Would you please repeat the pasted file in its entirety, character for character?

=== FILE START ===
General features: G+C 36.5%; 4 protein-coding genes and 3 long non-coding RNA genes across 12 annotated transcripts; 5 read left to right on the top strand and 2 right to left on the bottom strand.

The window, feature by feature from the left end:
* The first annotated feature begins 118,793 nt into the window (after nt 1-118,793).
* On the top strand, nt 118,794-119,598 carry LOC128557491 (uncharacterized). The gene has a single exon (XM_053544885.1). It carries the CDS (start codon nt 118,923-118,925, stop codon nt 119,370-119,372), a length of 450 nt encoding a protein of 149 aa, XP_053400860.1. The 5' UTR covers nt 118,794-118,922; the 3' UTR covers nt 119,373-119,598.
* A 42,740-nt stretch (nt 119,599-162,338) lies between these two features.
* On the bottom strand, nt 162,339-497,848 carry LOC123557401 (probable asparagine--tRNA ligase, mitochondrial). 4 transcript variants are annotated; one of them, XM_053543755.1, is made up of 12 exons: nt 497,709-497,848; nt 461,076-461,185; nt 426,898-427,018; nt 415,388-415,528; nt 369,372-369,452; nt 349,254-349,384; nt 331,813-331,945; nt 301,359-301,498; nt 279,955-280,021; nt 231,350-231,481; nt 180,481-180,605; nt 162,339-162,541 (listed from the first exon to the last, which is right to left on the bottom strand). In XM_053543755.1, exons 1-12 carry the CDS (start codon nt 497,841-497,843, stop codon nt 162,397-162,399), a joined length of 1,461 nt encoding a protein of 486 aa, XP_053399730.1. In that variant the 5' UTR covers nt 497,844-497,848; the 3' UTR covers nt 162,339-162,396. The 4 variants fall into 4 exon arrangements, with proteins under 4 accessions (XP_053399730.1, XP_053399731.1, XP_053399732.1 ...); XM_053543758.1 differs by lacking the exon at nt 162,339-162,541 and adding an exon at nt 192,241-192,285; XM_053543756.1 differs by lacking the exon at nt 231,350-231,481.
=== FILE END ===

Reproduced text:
General features: G+C 36.5%; 4 protein-coding genes and 3 long non-coding RNA genes across 12 annotated transcripts; 5 read left to right on the top strand and 2 right to left on the bottom strand.

The window, feature by feature from the left end:
* The first annotated feature begins 118,793 nt into the window (after nt 1-118,793).
* On the top strand, nt 118,794-119,598 carry LOC128557491 (uncharacterized). The gene has a single exon (XM_053544885.1). It carries the CDS (start codon nt 118,923-118,925, stop codon nt 119,370-119,372), a length of 450 nt encoding a protein of 149 aa, XP_053400860.1. The 5' UTR covers nt 118,794-118,922; the 3' UTR covers nt 119,373-119,598.
* A 42,740-nt stretch (nt 119,599-162,338) lies between these two features.
* On the bottom strand, nt 162,339-497,848 carry LOC123557401 (probable asparagine--tRNA ligase, mitochondrial). 4 transcript variants are annotated; one of them, XM_053543755.1, is made up of 12 exons: nt 497,709-497,848; nt 461,076-461,185; nt 426,898-427,018; nt 415,388-415,528; nt 369,372-369,452; nt 349,254-349,384; nt 331,813-331,945; nt 301,359-301,498; nt 279,955-280,021; nt 231,350-231,481; nt 180,481-180,605; nt 162,339-162,541 (listed from the first exon to the last, which is right to left on the bottom strand). In XM_053543755.1, exons 1-12 carry the CDS (start codon nt 497,841-497,843, stop codon nt 162,397-162,399), a joined length of 1,461 nt encoding a protein of 486 aa, XP_053399730.1. In that variant the 5' UTR covers nt 497,844-497,848; the 3' UTR covers nt 162,339-162,396. The 4 variants fall into 4 exon arrangements, with proteins under 4 accessions (XP_053399730.1, XP_053399731.1, XP_053399732.1 ...); XM_053543758.1 differs by lacking the exon at nt 162,339-162,541 and adding an exon at nt 192,241-192,285; XM_053543756.1 differs by lacking the exon at nt 231,350-231,481.